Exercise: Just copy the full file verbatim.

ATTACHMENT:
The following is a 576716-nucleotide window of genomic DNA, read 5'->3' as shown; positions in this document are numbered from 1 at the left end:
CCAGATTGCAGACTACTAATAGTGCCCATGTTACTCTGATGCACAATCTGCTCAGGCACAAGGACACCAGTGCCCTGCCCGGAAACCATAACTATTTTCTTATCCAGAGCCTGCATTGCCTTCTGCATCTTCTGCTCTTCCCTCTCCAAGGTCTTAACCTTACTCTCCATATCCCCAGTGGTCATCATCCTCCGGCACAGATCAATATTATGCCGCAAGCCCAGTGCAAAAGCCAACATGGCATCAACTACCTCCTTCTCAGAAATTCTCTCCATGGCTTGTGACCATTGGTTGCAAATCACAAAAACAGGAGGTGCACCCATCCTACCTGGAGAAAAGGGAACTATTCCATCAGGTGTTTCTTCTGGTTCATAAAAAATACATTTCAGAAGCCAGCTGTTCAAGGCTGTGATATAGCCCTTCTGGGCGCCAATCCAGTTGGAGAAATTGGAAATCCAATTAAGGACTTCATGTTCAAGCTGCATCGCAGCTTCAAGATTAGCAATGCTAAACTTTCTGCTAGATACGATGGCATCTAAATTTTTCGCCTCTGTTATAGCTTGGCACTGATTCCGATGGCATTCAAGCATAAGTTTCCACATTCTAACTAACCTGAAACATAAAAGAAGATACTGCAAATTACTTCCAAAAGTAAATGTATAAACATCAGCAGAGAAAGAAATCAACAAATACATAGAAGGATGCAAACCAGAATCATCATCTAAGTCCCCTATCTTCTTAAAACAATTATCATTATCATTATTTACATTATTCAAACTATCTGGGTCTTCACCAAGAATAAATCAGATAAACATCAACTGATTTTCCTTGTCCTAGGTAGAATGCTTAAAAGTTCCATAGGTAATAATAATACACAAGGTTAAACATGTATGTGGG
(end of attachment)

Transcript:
The following is a 576716-nucleotide window of genomic DNA, read 5'->3' as shown; positions in this document are numbered from 1 at the left end:
CCAGATTGCAGACTACTAATAGTGCCCATGTTACTCTGATGCACAATCTGCTCAGGCACAAGGACACCAGTGCCCTGCCCGGAAACCATAACTATTTTCTTATCCAGAGCCTGCATTGCCTTCTGCATCTTCTGCTCTTCCCTCTCCAAGGTCTTAACCTTACTCTCCATATCCCCAGTGGTCATCATCCTCCGGCACAGATCAATATTATGCCGCAAGCCCAGTGCAAAAGCCAACATGGCATCAACTACCTCCTTCTCAGAAATTCTCTCCATGGCTTGTGACCATTGGTTGCAAATCACAAAAACAGGAGGTGCACCCATCCTACCTGGAGAAAAGGGAACTATTCCATCAGGTGTTTCTTCTGGTTCATAAAAAATACATTTCAGAAGCCAGCTGTTCAAGGCTGTGATATAGCCCTTCTGGGCGCCAATCCAGTTGGAGAAATTGGAAATCCAATTAAGGACTTCATGTTCAAGCTGCATCGCAGCTTCAAGATTAGCAATGCTAAACTTTCTGCTAGATACGATGGCATCTAAATTTTTCGCCTCTGTTATAGCTTGGCACTGATTCCGATGGCATTCAAGCATAAGTTTCCACATTCTAACTAACCTGAAACATAAAAGAAGATACTGCAAATTACTTCCAAAAGTAAATGTATAAACATCAGCAGAGAAAGAAATCAACAAATACATAGAAGGATGCAAACCAGAATCATCATCTAAGTCCCCTATCTTCTTAAAACAATTATCATTATCATTATTTACATTATTCAAACTATCTGGGTCTTCACCAAGAATAAATCAGATAAACATCAACTGATTTTCCTTGTCCTAGGTAGAATGCTTAAAAGTTCCATAGGTAATAATAATACACAAGGTTAAACATGTATGTGGG